Venn, Toronto. Photo Provided by Claire Kilburn (@alliance.service.dogs, Instagram)
To Leave your Comfort Zone, You Must Be in It
Behaviour Modification training, at its core, is bringing your dog slightly outside of their comfort zone and equipping them with the tools to cope, and even thrive, in the presence of their triggers. Over time and practice, the dog feels comfortable in the new context and can be challenged again in a stepwise fashion. In order to leave your comfort zone, you must first be within it – but one of the big mistakes us city dog owners make is that we often fail to understand exactly how uncomfortable our dogs might be, well before the trigger even appears. For the purposes of this article, let’s define a dog in their comfort zone as having a low baseline level of stress, observable in their body language and behaviour, and having all their basic needs met on a routine basis (sleep, food, shelter, safety, social connection, mental enrichment and physical exercise).
Many of us humans start out with a limited view of what canine enrichment looks like, and assume that neighbourhood walks are the only or best way to meet our dogs daily needs. While true for many dogs, as explained above, sensitive city dogs may be suffering more harm than good on daily neighbourhood walks. Taking local leash walks off the table can provide a sense of relief, but also dread: how can we ensure our dogs are well cared for and happy, in the absence of regular walking? Each dog’s needs are different, so the frequency and type of enrichment you offer may vary between individuals. Since meeting your dog’s needs must come first, even ahead of training, let’s explore some options for fearful, aggressive, or otherwise sensitive city dogs.
The most accessible space for meeting your dog’s daily enrichment needs is inside the home, but trips to appropriate spaces can also be organised. As a general rule, I like to include at-home enrichment on a daily basis, while out-of-home enrichment activities may be scheduled less frequently (e.g. 1-3 times per week). Consider implementing the following at-home practices to supplement your dog’s normal routine:
- Tricks Training such as Do More With Your Dog!
- Fitness and Conditioning Training such as Canine Conditioning Coach
- Scent Detection Training
- Playdates with known friendly dogs, where appropriate
- Food Puzzles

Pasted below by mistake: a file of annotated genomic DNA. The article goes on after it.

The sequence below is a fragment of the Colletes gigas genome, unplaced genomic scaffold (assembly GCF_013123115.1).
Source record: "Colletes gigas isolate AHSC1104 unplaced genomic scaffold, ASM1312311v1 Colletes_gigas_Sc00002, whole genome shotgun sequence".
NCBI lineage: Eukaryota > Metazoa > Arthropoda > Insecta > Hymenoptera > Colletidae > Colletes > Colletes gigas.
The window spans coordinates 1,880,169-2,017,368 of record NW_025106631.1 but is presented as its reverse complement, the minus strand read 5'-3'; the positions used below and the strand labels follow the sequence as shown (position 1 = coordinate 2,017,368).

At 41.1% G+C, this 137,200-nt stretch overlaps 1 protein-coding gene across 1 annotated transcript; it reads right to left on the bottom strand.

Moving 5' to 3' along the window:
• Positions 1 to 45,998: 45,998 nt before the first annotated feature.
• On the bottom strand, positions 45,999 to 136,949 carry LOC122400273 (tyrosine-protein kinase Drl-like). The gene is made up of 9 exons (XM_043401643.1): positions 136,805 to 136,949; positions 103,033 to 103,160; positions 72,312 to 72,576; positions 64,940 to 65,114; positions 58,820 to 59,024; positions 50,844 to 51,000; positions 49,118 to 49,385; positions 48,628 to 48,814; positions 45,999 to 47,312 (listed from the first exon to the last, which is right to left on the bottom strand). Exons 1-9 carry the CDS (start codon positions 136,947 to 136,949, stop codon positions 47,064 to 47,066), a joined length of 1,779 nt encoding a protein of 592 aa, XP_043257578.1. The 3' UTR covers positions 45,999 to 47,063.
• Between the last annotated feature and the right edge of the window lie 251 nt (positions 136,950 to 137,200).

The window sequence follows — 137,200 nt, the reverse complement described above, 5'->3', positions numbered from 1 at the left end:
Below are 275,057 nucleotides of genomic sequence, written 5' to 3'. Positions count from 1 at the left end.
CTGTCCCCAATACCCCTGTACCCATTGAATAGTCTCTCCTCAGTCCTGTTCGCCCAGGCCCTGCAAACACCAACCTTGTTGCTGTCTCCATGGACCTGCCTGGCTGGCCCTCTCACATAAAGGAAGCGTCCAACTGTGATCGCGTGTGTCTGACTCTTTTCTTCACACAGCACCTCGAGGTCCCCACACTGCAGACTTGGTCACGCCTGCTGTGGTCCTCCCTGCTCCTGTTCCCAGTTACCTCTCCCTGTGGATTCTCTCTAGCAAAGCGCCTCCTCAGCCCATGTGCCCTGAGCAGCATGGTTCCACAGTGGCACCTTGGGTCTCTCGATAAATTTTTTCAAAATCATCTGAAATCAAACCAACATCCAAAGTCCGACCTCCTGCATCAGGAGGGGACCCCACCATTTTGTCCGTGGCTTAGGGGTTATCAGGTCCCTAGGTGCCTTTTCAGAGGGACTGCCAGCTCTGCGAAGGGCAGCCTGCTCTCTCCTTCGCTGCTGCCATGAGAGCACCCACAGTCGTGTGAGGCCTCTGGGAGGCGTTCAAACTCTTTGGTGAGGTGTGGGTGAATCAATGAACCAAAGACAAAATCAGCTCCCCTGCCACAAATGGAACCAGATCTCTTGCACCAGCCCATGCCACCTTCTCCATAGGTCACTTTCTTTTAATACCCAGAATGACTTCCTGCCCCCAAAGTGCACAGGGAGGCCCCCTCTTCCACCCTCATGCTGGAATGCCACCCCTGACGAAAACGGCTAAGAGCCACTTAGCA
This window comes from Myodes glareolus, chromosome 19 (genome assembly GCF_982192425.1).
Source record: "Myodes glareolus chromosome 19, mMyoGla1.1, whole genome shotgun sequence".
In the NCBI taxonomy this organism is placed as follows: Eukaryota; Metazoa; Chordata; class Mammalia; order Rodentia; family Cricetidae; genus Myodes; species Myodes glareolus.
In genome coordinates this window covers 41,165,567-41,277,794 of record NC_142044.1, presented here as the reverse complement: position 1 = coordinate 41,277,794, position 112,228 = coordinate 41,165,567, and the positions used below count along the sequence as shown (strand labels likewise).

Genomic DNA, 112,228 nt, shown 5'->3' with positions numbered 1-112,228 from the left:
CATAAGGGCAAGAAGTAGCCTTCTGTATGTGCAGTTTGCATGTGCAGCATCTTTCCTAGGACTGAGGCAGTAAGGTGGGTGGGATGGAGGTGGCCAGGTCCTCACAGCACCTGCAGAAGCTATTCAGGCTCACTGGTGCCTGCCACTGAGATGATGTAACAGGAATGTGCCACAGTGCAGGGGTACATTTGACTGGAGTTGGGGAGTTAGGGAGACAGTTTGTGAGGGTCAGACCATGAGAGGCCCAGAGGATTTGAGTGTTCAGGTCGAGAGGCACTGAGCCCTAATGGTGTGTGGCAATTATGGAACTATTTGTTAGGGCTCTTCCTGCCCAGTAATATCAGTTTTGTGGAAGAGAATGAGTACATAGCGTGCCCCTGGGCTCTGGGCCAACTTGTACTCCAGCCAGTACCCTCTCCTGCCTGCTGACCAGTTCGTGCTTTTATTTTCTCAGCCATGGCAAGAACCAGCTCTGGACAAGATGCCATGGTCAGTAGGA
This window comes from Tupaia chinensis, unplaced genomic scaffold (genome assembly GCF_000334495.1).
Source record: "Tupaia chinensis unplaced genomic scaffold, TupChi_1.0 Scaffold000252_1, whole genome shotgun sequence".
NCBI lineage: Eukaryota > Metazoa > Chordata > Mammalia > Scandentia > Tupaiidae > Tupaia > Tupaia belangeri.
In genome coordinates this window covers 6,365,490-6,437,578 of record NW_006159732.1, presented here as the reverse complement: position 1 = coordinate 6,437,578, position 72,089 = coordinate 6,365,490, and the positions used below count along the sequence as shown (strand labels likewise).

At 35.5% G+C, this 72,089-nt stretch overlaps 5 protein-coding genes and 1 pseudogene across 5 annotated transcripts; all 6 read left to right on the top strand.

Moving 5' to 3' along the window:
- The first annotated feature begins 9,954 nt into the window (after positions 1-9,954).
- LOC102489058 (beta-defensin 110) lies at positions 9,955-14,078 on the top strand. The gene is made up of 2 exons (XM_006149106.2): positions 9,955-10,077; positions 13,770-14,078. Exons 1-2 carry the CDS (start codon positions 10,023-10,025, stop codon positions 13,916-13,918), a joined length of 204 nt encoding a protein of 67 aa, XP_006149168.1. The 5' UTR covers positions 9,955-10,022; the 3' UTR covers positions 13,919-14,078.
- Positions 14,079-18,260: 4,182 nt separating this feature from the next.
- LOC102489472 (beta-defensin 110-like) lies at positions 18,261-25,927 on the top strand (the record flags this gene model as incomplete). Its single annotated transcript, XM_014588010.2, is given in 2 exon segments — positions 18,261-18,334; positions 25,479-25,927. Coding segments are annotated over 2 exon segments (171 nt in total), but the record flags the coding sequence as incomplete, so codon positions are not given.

- Play / Games with known humans, where appropriate
For out-of-the-home spaces consider:
- Renting a backyard or similar space through an app such as Sniffspot or through a neighbourhood Facebook group
- Renting a doggy daycare or trainer’s space after hours
- Renting a dog-friendly swimming pool through a canine hydrotherapy center
- Renting a dog-friendly event space by the hour
- Transport outside of the city for high-quality enrichment walks
- Transport to a quieter neighbourhood within the city
- Leashed walks at a local cemetery
- Leashed neighbourhood walks at off-peak times (early AM or late PM)
Venture, Toronto. Photo Provided by Vivian Sue, Client (@venturewithvelo, Instagram)
Where to Train Your Dog
Having met your dog’s basic needs, the second step is to discover and utilise city spaces which enable deliberate behaviour modification training around specific triggers. As noted earlier, these spaces must allow sufficient physical space to mitigate stress reactions, while still allowing for controlled exposure towards the triggers that prompt unwanted behaviours in your dog.
Many trainers use set-up style training at a dedicated facility to achieve results quickly. Set-up style training can be done in two main ways:
- A helper is brought along to act as a trigger for the working dog. This helper is usually a person, a person with a specific trigger, or a person with a calm dog. The helper can be brought into or out of range of the working dog, allowing for precise desensitisation and counter conditioning protocols to be practised.
- For dog-reactive dogs, a group class of several dog-reactive dogs may be conducted, allowing for each dog to act as both working dog and helper dog as part of the class. When run well, these classes can be extremely effective, but are more difficult to manage.
While set-up style training with a helper can be extremely effective to establish skills in both the dog and handler, it does have major drawbacks. The carefully constructed set-up environment cannot fully encapsulate the real-life pace of city spaces. For very sensitive dogs or inexperienced handlers, a course of weekly set-up sessions can be conducted at the beginning of the training plan to rapidly build key training skills needed for real-world city life. For many dogs this step may be skipped entirely, and for all city dogs it is necessary at some point to conduct training around the dog’s home in order to achieve success in these spaces.